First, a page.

On Mon, 16 Jun 2003, Michel Pelletier wrote:
def __init__(self): self.counter = 0 def increment(self): synchronize: self.counter += 1
What about just adding a parameter to try operator?
def increment(self): try self.counter_lock: self.counter += 1
- this will save from keyword and could also be used with except part with, for example, se-syncronization outcomes for some kinds of locks:
def increment(self): try self.counter_lock: self.counter += 1 except SomeLockError: bla-bla-bla
Is your question, What is the unqualified lock associated with, the instance, the class, the method, the counter, or something else? If it is your question then the answer is I'm not sure now that I've thought about it deeper. Clearly the concept of the synchronization is around the counter, although now I can see no way to associate that implicitly. Perhaps this is why Java does not have unqualified synchronized blocks and maybe I should remove it in which case the previous code would be:
class SynchronizedCounter: def __init__(self): self.counter = 0 def increment(self): synchronize self.counter: self.counter += 1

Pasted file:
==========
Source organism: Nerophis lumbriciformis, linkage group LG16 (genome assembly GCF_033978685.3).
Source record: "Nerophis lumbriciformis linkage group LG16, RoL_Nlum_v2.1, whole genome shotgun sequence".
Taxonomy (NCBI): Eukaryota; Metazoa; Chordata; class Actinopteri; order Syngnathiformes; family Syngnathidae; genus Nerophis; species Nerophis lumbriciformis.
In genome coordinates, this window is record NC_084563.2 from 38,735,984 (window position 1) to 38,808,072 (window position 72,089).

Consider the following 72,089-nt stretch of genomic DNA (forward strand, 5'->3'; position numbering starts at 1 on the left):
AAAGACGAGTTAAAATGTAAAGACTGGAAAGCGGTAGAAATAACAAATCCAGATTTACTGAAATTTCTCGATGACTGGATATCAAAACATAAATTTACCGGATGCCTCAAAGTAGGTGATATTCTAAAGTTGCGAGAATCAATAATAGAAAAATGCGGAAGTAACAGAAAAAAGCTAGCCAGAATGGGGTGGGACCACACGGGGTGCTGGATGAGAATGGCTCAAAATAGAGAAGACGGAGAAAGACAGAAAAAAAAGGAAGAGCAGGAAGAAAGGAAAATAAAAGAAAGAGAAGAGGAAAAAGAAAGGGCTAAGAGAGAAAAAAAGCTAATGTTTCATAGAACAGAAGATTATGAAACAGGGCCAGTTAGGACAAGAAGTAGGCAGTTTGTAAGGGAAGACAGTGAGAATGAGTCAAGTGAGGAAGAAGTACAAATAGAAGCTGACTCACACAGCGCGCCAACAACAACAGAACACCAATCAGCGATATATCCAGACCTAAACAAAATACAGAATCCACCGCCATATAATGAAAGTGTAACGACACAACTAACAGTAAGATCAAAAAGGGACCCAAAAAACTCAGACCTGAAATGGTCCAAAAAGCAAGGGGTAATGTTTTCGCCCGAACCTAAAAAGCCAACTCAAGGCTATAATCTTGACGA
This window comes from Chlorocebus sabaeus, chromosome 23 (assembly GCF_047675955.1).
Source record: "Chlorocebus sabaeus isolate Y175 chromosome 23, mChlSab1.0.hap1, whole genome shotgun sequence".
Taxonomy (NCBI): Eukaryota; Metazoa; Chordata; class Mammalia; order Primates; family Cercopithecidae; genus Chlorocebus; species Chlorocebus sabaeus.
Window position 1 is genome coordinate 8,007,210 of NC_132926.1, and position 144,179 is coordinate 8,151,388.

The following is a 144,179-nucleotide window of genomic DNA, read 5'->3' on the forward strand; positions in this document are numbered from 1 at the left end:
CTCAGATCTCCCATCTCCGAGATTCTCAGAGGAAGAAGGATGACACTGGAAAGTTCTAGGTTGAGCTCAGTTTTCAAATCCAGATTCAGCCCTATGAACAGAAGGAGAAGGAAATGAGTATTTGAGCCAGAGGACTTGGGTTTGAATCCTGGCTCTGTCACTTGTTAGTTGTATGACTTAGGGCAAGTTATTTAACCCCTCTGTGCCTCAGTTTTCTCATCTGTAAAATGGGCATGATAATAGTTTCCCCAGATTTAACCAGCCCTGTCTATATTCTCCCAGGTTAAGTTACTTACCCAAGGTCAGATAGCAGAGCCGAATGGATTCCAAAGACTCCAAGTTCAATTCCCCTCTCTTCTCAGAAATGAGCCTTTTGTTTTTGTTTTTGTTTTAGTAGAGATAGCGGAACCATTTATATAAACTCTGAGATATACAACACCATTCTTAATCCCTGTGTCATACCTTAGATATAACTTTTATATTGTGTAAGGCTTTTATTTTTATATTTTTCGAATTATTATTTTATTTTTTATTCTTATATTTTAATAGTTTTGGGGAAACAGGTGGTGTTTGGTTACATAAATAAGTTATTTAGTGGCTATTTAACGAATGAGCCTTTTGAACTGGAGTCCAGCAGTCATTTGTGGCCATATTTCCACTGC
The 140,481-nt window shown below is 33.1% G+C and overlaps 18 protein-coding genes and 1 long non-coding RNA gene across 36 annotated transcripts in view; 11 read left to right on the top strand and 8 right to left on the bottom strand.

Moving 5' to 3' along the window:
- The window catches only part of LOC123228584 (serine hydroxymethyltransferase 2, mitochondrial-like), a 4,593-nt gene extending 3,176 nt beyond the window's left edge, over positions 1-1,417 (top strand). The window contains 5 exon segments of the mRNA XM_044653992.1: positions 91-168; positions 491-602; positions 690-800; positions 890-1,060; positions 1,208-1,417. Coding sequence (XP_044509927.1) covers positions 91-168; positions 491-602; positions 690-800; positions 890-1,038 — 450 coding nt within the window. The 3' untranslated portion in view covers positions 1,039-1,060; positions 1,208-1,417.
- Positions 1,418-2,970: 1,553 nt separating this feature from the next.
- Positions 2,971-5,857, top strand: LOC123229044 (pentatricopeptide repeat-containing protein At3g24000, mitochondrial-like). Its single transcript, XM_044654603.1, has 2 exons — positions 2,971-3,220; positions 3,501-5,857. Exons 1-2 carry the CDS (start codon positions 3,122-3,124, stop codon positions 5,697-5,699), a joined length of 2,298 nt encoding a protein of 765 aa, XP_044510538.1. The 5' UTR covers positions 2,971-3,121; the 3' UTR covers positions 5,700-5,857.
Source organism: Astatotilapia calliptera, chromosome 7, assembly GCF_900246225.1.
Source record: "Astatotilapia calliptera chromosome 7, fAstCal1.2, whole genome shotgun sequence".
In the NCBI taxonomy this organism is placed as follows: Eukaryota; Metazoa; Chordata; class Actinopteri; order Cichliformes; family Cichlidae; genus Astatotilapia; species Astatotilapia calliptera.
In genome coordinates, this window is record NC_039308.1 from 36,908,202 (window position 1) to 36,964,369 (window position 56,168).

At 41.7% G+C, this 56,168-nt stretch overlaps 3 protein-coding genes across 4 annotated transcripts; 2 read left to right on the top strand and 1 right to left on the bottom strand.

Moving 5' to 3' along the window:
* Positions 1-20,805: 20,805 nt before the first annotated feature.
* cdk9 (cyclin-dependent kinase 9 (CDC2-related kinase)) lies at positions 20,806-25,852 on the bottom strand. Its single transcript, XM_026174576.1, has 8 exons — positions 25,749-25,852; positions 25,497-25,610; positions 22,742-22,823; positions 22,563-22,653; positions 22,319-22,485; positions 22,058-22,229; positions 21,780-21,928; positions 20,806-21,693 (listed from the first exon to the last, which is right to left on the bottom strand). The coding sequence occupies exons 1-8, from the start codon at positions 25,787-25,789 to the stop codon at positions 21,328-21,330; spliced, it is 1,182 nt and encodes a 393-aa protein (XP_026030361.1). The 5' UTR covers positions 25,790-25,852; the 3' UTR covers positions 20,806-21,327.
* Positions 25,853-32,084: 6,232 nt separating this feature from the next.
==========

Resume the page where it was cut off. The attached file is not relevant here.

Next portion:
I'd also like to see how 'asynchronize' works with condition variables, which seem to be the most common use for temporarily unlocking.
I will look into that.
(Your example of how code would do this without asynchronize has a bug, by the way; if the I/O operation raises an exception, the finally clause will attempt to release an already released lock.)
Yes I need another try/finally in there. Thanks.
I think the PEP would be clearer if it was considerably shorter and to the point, with fewer examples and a more exact specification.
Thanks for the advice, I will move my thinking in this direction.
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Sincerely yours, Roman A.Suzi